Friday Harbor Restaurant, Island Grown Cuisine with a Mediterranean Flair

Salish Sea Salt Debuts

As the Locavore Movement becomes more prominent, people who commit to eating only those foods grown within a limited geographical range usually run into the same dilemma: we are missing a very crucial ingredient – salt.

Of course, being on an island surrounded by sea water, you’d think this wouldn’t be an issue, but until recently, no one on the island was taking the time to produce salt.

Enter Steve Gutmann, another “crazy islander” who believes that good quality, locally-produced food, is worth the effort it takes to produce on a small scale. Every week, Steve heads out to the end of Cattle Point Road, tosses buckets on lines over the cliffs, and hauls up about 20 gallons of seawater on the incoming tide. Back at home, he runs the water through clean, cotton towels to filter it, and pours the water into trays and pans spread throughout his greenhouse. A fan running 24/7 keeps the air moving over the trays to help evaporate the water, but he doesn’t augment this process with heat – it’s all done naturally. The only heat he applies is a final hour or so in the oven before packing the finished salt into jars. As you can imagine, this drying process goes fairly quickly in summer, taking only two days or so, but this time of year it’s a much longer process. Between the labor and evaporating time, Steve can only produce 16 to 20 pounds of salt a year.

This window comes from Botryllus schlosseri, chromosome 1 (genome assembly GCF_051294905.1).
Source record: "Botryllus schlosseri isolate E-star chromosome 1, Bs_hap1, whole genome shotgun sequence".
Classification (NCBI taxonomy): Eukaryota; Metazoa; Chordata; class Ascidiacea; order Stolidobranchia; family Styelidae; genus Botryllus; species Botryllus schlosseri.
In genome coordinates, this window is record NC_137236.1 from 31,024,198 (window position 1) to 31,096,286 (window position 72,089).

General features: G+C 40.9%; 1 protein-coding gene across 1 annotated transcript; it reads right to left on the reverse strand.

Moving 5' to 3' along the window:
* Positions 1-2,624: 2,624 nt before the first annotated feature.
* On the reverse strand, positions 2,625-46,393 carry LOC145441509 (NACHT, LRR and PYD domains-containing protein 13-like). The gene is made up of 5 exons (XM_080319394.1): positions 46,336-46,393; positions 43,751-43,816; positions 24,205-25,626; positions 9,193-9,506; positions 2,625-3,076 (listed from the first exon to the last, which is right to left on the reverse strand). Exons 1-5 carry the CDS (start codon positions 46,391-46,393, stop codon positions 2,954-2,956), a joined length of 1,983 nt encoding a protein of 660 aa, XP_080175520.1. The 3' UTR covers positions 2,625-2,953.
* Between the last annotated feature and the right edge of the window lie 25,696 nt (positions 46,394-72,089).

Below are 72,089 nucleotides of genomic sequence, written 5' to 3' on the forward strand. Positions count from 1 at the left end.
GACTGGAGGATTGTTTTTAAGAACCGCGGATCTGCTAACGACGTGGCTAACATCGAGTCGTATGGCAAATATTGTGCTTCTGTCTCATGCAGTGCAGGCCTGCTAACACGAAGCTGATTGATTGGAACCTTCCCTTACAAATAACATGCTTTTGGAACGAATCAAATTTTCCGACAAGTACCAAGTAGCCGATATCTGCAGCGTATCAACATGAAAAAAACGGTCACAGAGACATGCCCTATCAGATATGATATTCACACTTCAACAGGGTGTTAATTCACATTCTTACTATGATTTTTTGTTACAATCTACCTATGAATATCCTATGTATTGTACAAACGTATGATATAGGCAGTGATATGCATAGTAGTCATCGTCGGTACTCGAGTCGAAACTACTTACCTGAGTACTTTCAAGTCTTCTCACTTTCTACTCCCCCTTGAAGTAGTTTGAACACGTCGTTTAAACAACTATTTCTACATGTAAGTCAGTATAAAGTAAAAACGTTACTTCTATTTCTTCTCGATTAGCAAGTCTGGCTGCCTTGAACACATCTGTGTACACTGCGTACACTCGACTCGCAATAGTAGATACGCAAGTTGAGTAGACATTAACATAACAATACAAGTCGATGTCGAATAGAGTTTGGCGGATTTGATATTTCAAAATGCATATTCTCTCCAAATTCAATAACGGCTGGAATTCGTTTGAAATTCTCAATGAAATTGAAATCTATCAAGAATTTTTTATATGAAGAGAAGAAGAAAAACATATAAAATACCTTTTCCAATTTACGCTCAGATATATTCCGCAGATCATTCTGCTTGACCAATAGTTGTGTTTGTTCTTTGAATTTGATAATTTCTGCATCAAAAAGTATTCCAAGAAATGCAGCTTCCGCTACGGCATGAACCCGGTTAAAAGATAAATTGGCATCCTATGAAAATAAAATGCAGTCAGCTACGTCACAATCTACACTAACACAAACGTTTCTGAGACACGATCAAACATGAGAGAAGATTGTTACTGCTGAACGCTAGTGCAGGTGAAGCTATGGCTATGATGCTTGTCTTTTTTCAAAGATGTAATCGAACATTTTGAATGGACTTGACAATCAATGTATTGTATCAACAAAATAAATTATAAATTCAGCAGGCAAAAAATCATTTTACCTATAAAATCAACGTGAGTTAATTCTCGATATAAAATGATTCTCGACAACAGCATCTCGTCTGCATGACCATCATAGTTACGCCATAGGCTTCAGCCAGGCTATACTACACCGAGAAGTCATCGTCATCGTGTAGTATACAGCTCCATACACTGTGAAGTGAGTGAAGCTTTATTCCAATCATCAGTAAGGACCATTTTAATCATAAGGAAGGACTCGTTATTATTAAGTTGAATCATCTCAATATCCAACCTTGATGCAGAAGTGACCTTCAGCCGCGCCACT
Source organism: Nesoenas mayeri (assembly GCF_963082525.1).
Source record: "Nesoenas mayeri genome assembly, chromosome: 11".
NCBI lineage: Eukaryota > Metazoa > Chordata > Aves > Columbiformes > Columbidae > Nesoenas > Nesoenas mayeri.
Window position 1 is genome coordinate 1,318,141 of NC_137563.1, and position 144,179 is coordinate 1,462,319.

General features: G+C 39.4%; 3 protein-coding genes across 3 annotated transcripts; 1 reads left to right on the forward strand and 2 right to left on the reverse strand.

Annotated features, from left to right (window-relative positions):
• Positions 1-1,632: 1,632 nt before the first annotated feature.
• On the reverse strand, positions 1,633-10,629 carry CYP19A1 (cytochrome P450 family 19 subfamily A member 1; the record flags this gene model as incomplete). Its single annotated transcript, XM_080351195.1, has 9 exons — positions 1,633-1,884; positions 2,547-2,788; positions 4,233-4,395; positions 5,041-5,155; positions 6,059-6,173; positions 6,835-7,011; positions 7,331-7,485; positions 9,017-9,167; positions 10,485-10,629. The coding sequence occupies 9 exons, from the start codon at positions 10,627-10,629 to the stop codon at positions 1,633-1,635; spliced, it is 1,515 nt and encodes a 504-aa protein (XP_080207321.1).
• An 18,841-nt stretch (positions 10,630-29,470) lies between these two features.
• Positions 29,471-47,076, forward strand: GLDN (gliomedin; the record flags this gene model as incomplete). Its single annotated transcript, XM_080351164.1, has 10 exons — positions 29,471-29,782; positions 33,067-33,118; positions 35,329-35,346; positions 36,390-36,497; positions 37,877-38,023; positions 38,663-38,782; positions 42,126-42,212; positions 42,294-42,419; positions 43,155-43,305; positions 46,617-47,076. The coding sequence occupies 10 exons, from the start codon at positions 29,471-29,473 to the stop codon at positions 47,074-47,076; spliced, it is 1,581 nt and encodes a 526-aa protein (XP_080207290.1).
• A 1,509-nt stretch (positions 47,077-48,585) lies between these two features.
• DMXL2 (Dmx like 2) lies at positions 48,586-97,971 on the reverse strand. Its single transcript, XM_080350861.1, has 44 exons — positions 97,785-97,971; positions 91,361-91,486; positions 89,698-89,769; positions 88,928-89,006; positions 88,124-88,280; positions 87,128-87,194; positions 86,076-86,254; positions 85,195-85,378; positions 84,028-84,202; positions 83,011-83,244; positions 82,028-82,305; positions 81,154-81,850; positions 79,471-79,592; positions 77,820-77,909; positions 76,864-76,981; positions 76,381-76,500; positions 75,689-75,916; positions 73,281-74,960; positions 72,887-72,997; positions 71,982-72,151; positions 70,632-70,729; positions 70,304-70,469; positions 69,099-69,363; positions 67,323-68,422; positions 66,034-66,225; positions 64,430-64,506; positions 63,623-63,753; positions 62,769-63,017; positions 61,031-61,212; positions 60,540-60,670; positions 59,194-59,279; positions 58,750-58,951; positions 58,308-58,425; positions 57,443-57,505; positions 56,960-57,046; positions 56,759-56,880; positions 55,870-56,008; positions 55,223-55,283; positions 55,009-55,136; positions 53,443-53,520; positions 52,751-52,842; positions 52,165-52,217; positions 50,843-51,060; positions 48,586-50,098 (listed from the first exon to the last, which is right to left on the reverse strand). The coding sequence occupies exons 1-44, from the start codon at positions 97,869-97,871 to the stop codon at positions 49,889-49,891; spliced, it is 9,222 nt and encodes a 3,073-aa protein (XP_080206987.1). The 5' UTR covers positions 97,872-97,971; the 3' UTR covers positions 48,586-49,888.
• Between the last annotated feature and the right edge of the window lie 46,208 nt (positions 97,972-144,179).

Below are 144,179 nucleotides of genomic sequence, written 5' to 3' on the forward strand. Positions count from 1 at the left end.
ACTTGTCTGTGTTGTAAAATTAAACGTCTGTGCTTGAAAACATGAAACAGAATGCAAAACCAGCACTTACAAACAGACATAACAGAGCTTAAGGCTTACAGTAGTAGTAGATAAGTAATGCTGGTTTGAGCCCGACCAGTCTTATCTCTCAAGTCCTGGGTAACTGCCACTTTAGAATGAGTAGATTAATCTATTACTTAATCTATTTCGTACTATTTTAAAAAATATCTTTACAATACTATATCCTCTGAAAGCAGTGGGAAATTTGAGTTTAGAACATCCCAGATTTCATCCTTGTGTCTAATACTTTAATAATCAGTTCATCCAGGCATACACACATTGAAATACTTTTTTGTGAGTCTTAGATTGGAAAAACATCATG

Steve was inspired to make salt after visiting lava cliffs in Hawaii. He found pockets of salt in the cliffs where sea water had splashed up and eventually dried. Using a nearby clam shell to scoop up the booty, he was delighted to cart home a full tray of the natural salt, just for the taking. How cool is that?!

Just as the compounds in the earth produce different flavor nuances in grapes, olives, fruits and vegetables, so too does seawater. Steve’s Salish Sea Salt dries in great big squared crystals, ultra white in color, with a sharp, briny flavor that zings on the palate without any residual aftertaste. It will definitely make an appearance on  Coho’s rosemary bread and the Inns’ house-made breakfast bagels among other things.

Unfortunately, Salish Sea Salt is not available in stores, but Steve has a kiosk at his home on Argyle, and you can contact him direct for ordering information, (360) 317-4060. Salt fans, here’s one that you definitely won’t find anywhere else!

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1 Comment
  1. As one who was witness to Steve’s ‘discovery’ of salt on the Big Island, and subsequent fascination… not to mention the amusement provided while the Department of Homeland Security checked out his samples of salt and sand at the airport on our return… I can attest to his dedication to the salt making process. He took water samples from many areas around our island before finding the salt he liked the best. It is truly different and delicious… and local!

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